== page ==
Krish, New Zealand
What an inspiration you are Firdaus! It is voices like yours that we need to hear. Your story shows diversity within diversity within diversity. As a gay Muslim I have struggled with my family and society to accept me. I am glad times are beginning to change to hear your mother and aunt wishing you well. I wish you and your partner all the happiness in the world. True love can be found and you seemed to have found it - from within, from your family and friends, and from your lover.
Ubaid Rehman, England
A very well written piece! I greatly appreciate the intelligent humour in the piece. Moreover, I am amazed that he can approach his despair with such humour. I am not comfortable with the issue of homosexuality, but after reading this piece, I could empathise with Mr Kanga. I do hope he finds his partner, and discovers the charm of happy endings!
Thank you so much for your article. It is particularly eye-opening for an American, healthy, gay man living in New York City, surrounded by other gay men who put 99.9% of their value on their own perfect physical appearance and that of their partner. The other 0.1% of their attention is on money. How wonderful to read your story within this superficial context. As I read it, I felt so much baggage lift off of my shoulders - the baggage to conform to the very "consumer" American gay culture. Your experiences of love, desire, and passion are, I think, rarely experienced by the drop-dead gorgeous young men who go from trick to trick. Your article took me right to my heart. I wish you many more experiences of love, passion, and fulfilment.
Mark Dorfman, USA
Firdaus' is indeed an extraordinary and touching tale. I wonder if he intends to weave into one of his novels one day? His chance visit to London because of his first novel, I believe was a fortunate one, which allowed him to firstly come to terms with his sexual preferences, then bring it the open and get the sort of support and acceptance like he did from his family. Many times similar tales, coming from Indian residents, read very differently. Mumbai is home to many well educated and affluent individuals who more often than not revel in their pseudo-intellectualism but still regard a gay person as a 'freak'. In fact, due to societal attitudes many homosexuals fear accepting themselves as different from what the prescribed norms say. With girls, it is much more difficult.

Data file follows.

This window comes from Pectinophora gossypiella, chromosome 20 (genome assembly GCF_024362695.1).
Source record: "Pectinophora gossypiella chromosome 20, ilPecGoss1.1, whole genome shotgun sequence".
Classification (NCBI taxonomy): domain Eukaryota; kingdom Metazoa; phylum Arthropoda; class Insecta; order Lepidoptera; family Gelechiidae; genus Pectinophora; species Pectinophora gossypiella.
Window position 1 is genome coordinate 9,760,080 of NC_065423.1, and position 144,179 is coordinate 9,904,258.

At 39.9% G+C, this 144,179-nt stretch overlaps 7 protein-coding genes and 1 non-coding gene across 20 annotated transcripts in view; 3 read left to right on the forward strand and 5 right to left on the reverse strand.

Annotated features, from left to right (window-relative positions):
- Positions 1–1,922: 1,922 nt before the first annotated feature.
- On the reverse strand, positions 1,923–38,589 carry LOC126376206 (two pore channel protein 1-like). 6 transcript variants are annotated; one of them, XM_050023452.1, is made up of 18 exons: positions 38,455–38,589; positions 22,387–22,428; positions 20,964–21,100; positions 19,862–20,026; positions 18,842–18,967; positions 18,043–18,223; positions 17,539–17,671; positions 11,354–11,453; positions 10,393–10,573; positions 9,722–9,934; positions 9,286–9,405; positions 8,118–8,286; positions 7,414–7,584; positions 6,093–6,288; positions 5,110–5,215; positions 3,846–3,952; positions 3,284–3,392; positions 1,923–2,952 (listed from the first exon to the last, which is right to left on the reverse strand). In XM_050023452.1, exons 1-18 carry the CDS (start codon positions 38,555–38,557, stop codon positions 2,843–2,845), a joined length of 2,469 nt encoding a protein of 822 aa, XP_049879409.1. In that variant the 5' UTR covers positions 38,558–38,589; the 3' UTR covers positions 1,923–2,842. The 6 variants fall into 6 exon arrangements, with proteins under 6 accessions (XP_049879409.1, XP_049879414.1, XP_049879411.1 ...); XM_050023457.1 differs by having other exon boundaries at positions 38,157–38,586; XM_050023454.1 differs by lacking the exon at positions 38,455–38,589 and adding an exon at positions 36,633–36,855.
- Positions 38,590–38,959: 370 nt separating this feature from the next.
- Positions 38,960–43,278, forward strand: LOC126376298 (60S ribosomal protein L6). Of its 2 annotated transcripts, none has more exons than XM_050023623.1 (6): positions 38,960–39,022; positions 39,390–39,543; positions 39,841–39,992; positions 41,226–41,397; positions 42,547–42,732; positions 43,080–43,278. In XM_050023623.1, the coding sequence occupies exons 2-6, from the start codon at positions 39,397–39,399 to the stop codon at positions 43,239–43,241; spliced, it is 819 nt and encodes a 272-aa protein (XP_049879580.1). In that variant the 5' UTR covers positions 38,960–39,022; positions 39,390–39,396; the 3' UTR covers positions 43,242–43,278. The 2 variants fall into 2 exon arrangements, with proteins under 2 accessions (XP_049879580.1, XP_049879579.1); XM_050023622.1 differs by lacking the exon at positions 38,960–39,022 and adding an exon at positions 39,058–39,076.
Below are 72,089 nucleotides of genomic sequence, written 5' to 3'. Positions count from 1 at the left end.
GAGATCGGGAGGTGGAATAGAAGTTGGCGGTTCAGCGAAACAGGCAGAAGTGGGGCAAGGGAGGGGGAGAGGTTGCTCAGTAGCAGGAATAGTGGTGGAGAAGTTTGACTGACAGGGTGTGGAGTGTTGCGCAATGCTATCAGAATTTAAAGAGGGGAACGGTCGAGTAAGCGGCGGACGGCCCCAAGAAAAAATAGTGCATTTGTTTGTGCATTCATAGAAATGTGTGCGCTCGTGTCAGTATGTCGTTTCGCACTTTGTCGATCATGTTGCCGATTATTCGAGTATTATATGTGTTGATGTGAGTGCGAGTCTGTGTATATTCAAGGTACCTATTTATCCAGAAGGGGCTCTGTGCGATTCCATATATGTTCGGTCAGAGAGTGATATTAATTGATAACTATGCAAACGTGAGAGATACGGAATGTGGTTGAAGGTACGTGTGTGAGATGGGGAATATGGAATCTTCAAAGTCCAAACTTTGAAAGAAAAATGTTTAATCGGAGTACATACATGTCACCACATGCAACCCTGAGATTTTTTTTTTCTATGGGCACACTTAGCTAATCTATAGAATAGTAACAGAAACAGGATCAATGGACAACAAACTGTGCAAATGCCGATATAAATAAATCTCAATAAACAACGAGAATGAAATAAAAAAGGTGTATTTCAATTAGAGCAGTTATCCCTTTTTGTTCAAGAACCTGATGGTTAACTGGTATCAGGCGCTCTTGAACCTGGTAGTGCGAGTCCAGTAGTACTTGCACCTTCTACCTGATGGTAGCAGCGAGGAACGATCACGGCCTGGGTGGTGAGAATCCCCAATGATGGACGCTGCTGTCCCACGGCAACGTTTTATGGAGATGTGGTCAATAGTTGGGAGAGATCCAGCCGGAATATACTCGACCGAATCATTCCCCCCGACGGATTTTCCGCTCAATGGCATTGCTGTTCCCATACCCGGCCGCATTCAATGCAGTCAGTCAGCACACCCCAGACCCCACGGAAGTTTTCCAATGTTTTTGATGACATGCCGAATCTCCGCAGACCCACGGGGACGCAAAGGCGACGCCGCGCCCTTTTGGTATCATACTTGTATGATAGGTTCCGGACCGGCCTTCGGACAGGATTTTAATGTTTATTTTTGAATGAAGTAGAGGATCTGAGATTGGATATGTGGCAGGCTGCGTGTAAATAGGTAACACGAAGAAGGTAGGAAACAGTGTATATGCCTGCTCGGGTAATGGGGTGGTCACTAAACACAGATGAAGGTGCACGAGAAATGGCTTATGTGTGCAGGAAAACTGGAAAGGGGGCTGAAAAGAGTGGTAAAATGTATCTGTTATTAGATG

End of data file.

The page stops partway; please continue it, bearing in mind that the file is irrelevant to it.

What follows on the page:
Poulomi, Mumbai, India
Wow - I have not read a story so real in a while. I use the term real deliberately. Most people nowadays shy away from reality but Firdaus embraces it readily and with eagerness. Most think we have troubles in love but Firdaus' situation puts in perspective the fact that there are others who have it much worse. But he approaches the difficulties of his relationships with his head held high. I want to say, Firdaus, you are an inspiration if I have ever heard of one. I love that last line you wrote. I hope you don't mind if I quote you to my friends.
As a gay Indian man who is not disabled, I am touched by Firdaus' story. " Bravo" is the only thing I can say to him and that he inspires the more able-bodied men around the world.
Vivek M, India/USA
I was very moved by this beautiful account of difficult and different gay life. I wish you both have many years of happiness. I have been with my lover, a French Fireman for 14 years and your comment "hairpin bends of passion" is exactly what we have had all throughout these years, which is why, I guess, it has lasted so long!
Adrien Vannier, France
A very touching and moving story. I hope Firdaus finds somebody loving and lovely and has many happy moments to share and I hope the ending of his real life story is happy unlike the stories that he writes.
I am fascinated by the Zoroastrian religion and by Parsi culture - last year I had the opportunity to watch Firdaus Kanga's remarkable semi-autobiographical film Sixth Happiness'. It gives a delightful insight into the way of life of India's illustrious Parsi community. I wish Firdaus all the very best in his artistic and professional career, which has thrived despite his crippling deformity.
Suhail Shafi, USA
I am Parsi too, from Persia and am touched by Firdaus' story. I admire his humorous character and openness. Everyone must embrace every moment in life as positively as Firdaus.
Cyrus Lorvani, Iran/Persia
Thanks for a very moving article, Firdaus. As an Indian American (born in India) I could understand a little bit of what you went through growing up in India. As a straight person trained in Gandhian acceptance of all people, I'm saddened by human ignorance and cruelty, especially toward gays and lesbians. No matter where you are, I hope you find peace and love and I wish the same for all human beings, gay or straight.